How to make charitable gifts go further

For many Canadians, ’tis the season for charity. But budgets across the country are tighter this year. Inflation has driven up costs—including for basics like food. Meanwhile, interest rates have crept up, which means debt costs more, too. If you have less to give, it’s even more important to make sure each donated dollar goes further. These eight strategies can help you maximize charitable gifts.

1. Look for matched donations

A matched donation multiplies the impact of your gift. Your employer may match charitable donations made by employees. Philanthropists and large companies may also offer to match donations up to a certain amount in support of a specific charitable campaign. When your donation is matched, it goes twice (or more) as far.

2. Maximize your tax deduction

The first $200 in donations claimed on a tax return receives a 15% federal charitable tax credit—but amounts above that receive a 29% federal charitable tax credit. So, it’s a good idea to pool charitable donations with your spouse or common-law partner and/or carry forward donations for up to five years and claim them all at once. Saving more on taxes leaves you with more to donate.

3. Donate a little at a time

Charities love it when donors sign up to make regular donations because it gives them a more predictable stream of income. It’s good for donors, too. A $20 monthly gift is a lot easier to fit into a stretched budget than a $240 annual gift, even though the total amount donated is the same. Planning for a regular, smaller amount may allow you to give more than you thought you could.

4. Donate publicly traded securities

When you donate publicly traded securities such as stocks, exchange-traded funds or mutual funds, you get a charitable tax credit for the fair market value of the securities and you don’t have to pay capital gains tax for securities that rose in value after you bought them. This extra tax savings makes donating publicly traded securities a very tax-efficient way to give to charity.

5. Consider impact investing

Maybe you can do good at the same time as you invest for your future. Impact investing is an approach that chooses investments based on their positive impact on the environment or society. Depending on your priorities, this may mean investing in clean-tech companies, not-for-profits or small businesses in emerging markets. Making a difference with your investments achieves two goals at once.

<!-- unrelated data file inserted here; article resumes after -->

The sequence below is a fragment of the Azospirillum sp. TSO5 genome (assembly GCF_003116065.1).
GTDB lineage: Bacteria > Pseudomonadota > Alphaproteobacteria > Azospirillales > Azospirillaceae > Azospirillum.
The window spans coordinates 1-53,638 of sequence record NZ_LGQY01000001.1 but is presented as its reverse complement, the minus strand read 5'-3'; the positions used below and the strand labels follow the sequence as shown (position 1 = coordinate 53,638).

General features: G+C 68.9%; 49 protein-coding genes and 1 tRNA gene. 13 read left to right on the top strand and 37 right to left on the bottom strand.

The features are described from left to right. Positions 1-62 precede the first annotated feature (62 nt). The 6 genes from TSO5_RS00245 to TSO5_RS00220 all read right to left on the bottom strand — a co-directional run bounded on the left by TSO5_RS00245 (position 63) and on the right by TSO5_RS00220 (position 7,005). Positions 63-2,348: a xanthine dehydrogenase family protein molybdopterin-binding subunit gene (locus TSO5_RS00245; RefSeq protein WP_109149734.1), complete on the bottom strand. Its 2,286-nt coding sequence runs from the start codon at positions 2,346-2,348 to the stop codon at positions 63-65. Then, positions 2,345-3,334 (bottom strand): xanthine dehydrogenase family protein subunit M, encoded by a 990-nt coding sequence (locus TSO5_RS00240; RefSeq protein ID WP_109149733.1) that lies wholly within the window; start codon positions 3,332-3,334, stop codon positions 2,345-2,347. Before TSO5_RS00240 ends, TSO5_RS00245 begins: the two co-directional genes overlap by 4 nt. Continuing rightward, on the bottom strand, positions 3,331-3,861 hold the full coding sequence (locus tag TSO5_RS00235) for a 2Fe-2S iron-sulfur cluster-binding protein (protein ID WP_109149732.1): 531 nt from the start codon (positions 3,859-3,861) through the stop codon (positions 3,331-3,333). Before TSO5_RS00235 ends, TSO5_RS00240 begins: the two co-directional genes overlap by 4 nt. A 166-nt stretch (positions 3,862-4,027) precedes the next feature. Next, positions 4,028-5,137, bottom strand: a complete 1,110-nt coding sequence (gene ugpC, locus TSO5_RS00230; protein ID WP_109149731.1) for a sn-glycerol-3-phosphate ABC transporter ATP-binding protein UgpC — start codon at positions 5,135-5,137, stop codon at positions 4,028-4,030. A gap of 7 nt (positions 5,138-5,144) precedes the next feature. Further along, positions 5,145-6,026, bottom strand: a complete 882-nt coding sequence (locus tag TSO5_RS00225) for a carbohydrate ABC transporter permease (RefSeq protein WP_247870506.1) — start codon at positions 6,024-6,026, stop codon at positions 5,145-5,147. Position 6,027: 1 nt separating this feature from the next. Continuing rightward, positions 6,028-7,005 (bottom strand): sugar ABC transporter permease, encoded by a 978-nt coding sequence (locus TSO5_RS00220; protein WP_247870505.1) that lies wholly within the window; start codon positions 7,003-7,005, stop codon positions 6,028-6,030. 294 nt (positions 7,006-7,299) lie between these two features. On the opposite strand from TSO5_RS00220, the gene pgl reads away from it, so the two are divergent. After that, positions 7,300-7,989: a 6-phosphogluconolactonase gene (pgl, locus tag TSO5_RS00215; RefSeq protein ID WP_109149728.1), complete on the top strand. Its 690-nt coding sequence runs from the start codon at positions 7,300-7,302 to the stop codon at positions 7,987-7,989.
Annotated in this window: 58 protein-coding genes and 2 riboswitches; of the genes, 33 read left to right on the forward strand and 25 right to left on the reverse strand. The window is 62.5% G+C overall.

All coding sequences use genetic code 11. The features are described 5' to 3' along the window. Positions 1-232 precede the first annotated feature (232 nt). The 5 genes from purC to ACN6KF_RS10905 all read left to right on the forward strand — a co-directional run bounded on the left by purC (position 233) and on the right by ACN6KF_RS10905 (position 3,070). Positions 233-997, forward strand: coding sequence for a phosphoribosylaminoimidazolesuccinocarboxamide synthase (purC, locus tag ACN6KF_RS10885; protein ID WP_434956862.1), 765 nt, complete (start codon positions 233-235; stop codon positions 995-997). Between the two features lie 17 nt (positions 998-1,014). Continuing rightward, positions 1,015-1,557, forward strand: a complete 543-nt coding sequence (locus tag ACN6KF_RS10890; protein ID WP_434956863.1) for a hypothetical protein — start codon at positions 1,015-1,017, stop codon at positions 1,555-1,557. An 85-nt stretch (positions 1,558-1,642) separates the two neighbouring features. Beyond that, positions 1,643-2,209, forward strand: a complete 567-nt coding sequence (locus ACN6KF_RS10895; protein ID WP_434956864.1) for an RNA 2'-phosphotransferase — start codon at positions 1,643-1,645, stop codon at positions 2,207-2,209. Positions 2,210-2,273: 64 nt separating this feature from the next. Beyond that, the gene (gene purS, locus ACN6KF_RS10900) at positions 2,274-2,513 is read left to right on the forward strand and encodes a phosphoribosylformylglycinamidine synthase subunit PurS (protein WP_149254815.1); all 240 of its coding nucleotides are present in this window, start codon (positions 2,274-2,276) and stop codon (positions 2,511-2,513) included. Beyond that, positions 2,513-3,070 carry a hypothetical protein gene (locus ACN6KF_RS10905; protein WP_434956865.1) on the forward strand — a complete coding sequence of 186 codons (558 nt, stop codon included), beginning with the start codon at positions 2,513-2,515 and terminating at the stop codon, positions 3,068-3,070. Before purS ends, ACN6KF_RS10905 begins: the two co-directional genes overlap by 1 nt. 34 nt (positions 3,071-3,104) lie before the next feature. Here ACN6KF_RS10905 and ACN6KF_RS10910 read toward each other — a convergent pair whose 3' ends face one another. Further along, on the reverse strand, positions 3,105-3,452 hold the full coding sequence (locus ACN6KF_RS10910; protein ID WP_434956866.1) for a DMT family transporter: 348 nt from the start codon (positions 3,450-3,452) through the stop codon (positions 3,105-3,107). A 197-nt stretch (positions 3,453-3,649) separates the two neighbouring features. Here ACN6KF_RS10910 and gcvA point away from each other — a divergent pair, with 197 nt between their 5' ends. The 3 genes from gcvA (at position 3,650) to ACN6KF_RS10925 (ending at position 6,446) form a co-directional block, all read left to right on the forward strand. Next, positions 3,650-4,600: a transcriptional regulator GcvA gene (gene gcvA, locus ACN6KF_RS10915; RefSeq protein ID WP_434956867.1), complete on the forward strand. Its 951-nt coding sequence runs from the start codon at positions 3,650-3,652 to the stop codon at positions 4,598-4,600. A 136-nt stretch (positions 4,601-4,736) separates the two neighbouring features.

6. Set up a donor-advised fund

A donor-advised fund (DAF) allows you to donate a sum of money now and get a charitable tax credit in this tax year—but decide how to allocate the money later. It may be a good option if you want a structure that will help you plan your philanthropy more strategically and tax-efficiently while you’re alive and that can continue to distribute funds to charity after your death.

7. Give time as well as money

Your time has a lot of value to charities, and volunteers often say they get a lot of value back—meeting new people, developing new skills and feeling good about giving back to their communities. Check to see if your employer offers volunteer grants to the charities you choose to give your time to. That way, they can benefit from financial support on top of the time you give.

8. Amplify with life insurance

There are many ways to incorporate life insurance into your charitable giving plan. Simple strategies include transferring ownership of an existing life insurance policy to charity (you’ll get a donation receipt right away) or retaining ownership and changing the beneficiary to a charity (your estate will get a donation receipt after your death). Life insurance can amplify your charitable plans.

Some of these strategies are do-it-yourself projects. Others would benefit from your financial advisor’s insight. All can help you do more with less this year and ensure your favourite causes are able to continue doing their important work.